One of the first questions to ask in the above scenario is whether the data being returned by the select needs to be one hundred percent accurate. Many real time reports that display running counts, such as "widgets made this hour," need only to be approximate. The nature of the report is to provide a quick count and will be refreshed in a short amount of time. In this situation, there is an easy solution in both SQL 2000 and SQL 2005 called Read Uncommitted.
Read Uncommitted, also known as No Lock, is the opposite of the Read Committed lock described above. With No Lock, all rows are read, regardless of any exclusive locks that may be placed on them. In the above employee name example, it is possible to receive either name back, Mike or Jim back, depending on the timing of the select, commit, and rollback. The benefit of this is a very fast read that will not be blocked by exclusive locks. For the real time report example, it is a perfect fit. NO LOCK is enabled using the keyword WITH.
SELECT SUM(qty)AS RunningQty FROM sales WITH (NOLOCK)
No Lock also has secondary benefit. Not only does it ignore Exclusive locks on rows, but it does not issue a Shared Lock on the records it reads. Therefore, it will not delay or block a transaction trying to write, a situation known as "Readers block writers." This can be very important in dual role systems where the database is responsible for simultaneous reporting and data input.
Another similar option is called READPAST. With this hint, any rows being locked will be skipped. It is specified using a WITH command like NOLOCK.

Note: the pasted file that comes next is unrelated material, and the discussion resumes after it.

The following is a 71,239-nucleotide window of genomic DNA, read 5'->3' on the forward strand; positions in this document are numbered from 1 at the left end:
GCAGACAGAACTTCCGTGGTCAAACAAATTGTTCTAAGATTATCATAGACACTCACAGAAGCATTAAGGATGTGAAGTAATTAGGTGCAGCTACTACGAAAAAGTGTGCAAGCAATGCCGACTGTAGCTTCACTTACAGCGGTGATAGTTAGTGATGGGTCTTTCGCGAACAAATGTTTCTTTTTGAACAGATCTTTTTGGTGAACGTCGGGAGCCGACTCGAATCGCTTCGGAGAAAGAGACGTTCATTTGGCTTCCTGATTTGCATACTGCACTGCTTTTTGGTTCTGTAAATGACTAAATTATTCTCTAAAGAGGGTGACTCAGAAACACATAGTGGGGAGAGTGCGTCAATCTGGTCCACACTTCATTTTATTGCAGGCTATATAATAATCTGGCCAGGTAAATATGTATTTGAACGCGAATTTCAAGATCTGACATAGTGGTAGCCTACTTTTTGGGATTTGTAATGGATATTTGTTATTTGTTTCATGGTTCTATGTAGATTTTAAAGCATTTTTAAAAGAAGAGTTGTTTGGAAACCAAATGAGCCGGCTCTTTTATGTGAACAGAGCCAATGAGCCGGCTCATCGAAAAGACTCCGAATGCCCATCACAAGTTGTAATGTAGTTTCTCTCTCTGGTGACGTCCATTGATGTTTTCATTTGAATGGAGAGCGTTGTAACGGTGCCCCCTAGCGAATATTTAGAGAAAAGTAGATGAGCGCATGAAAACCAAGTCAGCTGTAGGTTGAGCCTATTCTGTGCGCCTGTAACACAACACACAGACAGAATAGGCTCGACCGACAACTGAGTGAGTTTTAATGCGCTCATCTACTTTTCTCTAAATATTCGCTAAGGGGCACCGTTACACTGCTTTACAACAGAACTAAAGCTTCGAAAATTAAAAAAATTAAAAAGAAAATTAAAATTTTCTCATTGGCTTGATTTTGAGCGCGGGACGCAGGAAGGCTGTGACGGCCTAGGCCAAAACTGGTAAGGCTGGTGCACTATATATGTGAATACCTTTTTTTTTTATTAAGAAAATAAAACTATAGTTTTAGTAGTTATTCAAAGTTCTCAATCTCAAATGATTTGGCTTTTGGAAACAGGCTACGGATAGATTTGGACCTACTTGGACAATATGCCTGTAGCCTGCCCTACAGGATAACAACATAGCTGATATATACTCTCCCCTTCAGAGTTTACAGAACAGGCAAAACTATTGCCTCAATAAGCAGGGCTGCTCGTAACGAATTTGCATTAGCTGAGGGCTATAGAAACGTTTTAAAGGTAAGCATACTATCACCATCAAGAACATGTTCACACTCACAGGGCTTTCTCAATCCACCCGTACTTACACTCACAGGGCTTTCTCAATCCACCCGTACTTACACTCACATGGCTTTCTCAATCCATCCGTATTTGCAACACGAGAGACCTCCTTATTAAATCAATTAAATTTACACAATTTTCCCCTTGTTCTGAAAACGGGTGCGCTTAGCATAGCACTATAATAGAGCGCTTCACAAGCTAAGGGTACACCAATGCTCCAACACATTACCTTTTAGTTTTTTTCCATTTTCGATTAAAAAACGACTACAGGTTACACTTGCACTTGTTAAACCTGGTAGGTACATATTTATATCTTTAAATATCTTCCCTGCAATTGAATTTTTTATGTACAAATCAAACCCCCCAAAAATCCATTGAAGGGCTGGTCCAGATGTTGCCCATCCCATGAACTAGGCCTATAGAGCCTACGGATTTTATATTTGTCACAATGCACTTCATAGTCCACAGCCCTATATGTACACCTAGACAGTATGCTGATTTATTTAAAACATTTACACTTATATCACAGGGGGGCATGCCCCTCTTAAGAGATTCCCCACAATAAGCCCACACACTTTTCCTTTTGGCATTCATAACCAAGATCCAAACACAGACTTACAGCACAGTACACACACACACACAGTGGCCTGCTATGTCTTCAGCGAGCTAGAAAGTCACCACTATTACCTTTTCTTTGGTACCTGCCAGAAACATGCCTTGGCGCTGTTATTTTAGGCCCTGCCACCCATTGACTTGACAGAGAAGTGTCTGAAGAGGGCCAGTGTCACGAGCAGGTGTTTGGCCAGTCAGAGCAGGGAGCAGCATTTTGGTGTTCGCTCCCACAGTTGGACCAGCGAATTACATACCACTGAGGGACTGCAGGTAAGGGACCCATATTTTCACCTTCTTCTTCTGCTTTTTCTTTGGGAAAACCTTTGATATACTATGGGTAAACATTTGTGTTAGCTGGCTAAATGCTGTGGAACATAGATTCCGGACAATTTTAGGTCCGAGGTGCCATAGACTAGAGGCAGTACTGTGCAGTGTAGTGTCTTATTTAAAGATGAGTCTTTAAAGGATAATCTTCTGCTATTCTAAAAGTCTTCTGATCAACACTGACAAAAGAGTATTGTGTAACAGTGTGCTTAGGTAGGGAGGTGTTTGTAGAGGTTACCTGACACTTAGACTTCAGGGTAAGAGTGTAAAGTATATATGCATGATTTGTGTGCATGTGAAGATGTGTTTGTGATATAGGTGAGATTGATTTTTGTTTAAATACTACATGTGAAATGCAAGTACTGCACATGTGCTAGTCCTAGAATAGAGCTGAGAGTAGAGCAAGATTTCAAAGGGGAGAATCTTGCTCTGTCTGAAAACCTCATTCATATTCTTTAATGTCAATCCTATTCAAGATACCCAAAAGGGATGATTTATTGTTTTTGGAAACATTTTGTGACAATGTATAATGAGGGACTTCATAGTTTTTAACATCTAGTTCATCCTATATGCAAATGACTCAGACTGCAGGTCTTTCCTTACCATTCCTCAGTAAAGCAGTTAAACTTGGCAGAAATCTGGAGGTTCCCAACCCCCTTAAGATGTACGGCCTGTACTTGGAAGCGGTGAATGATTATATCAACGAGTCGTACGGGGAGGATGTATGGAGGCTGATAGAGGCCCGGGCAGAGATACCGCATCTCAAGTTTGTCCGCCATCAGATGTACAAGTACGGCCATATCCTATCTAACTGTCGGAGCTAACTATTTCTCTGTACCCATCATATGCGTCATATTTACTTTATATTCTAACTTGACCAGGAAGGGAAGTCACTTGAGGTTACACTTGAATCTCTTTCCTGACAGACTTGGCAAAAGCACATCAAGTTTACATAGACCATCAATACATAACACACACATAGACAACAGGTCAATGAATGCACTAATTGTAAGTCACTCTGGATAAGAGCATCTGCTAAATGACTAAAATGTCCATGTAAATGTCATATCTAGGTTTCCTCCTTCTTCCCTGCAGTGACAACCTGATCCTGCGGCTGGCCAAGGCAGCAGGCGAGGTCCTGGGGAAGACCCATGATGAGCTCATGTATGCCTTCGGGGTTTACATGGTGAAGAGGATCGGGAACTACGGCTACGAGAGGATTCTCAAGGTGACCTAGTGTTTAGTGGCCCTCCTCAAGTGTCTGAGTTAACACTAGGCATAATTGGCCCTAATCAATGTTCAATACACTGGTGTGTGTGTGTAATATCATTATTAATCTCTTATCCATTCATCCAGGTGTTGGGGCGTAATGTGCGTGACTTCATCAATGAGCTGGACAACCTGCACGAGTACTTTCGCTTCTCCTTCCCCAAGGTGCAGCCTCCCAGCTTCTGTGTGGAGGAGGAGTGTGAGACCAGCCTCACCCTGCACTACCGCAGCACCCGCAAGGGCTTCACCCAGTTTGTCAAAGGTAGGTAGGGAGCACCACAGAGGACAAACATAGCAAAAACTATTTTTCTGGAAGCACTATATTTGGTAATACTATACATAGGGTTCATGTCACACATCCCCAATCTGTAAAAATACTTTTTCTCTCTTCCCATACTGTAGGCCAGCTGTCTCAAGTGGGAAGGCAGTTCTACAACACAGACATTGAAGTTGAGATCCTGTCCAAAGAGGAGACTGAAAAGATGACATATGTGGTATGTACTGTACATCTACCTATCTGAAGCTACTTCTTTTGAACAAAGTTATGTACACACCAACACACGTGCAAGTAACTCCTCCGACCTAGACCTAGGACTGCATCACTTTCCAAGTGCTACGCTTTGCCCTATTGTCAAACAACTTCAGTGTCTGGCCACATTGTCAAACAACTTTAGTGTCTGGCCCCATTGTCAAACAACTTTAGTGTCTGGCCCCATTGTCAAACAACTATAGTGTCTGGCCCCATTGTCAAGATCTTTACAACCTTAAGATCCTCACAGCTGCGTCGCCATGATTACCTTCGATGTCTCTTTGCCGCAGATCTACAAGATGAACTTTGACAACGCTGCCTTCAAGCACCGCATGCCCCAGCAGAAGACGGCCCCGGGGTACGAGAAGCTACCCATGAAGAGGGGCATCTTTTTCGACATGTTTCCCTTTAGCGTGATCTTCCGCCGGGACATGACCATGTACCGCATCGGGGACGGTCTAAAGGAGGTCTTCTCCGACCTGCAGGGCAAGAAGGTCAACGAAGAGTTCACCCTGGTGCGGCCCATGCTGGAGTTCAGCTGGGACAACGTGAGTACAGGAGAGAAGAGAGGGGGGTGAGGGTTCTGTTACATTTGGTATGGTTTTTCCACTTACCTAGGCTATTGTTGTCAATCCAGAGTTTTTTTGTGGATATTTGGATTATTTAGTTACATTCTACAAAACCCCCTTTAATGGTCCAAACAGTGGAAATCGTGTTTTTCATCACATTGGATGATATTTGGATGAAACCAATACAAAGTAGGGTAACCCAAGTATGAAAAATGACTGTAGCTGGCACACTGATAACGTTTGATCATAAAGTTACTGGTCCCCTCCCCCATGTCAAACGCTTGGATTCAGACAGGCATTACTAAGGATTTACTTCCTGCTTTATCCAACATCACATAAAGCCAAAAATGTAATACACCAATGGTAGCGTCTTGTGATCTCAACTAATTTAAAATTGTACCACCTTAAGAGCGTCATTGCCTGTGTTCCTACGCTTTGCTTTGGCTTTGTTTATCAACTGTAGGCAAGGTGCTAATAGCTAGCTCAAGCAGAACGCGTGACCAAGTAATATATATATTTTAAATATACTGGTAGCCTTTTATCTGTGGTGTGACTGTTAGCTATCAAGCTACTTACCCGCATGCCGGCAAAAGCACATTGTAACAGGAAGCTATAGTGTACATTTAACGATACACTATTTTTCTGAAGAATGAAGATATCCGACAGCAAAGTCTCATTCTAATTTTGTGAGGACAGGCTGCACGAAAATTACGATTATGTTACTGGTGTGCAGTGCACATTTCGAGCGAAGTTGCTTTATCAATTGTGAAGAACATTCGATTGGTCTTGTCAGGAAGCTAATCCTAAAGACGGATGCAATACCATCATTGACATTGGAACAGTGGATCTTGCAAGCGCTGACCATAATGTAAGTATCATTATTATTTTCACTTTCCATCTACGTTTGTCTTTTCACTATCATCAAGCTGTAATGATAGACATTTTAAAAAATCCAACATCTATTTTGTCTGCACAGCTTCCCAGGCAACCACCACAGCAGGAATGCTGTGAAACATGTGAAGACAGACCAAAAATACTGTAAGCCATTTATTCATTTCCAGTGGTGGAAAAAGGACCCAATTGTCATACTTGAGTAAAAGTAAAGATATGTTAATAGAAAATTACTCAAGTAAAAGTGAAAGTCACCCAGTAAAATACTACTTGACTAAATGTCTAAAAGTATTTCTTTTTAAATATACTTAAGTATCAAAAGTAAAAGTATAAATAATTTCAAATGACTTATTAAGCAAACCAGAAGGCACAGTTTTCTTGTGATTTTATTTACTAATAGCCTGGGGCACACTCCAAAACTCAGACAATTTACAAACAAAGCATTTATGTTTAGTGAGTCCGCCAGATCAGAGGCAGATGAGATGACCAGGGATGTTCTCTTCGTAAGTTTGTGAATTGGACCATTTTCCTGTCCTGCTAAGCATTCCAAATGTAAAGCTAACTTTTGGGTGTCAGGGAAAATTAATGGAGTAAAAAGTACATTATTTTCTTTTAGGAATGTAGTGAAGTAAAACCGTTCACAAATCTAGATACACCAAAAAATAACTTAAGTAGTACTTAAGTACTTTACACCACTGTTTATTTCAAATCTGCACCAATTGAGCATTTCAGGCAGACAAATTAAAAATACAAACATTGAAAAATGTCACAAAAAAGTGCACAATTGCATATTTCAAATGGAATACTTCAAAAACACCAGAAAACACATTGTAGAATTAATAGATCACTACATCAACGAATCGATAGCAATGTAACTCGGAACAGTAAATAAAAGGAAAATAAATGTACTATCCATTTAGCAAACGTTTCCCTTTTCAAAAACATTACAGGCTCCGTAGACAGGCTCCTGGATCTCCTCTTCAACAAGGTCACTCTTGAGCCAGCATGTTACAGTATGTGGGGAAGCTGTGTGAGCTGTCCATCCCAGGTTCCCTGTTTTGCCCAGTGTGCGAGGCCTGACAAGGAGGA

SELECT au_lname FROM authors WITH (READPAST)
Unlike NOLOCK, READPAST will skip only row locks, so if a long running transaction has a page lock, a select issued with READPAST will be blocked until the blocking transaction frees. In addition, READPAST will issue a Shared lock, so this reader will block writers.
There are thirteen different hints and isolation levels. Many are designed for the opposite purpose discussed in this article; they are used to issue blocking locks in order to guarantee a long running transaction has consistent data for the life of a batch.
For a complete list of Lock hints, see http://msdn.microsoft.com/library/default.asp?url=/library/en-us/acdata/ac_8_con_7a_1hf7.asp .
NO LOCK fit our example perfectly. It gave a quick read by ignoring others locks. However, what if our select data needs to be Commit accurate, we do not want to skip any rows, and we still don't want to wait on others locks to free. In SQL 2000, this is not possible, but new in SQL 2005 is Snapshot. This was one of the hot topics at the PASS Community Summit in Dallas last month. In the next article, we will focus on this new isolation level.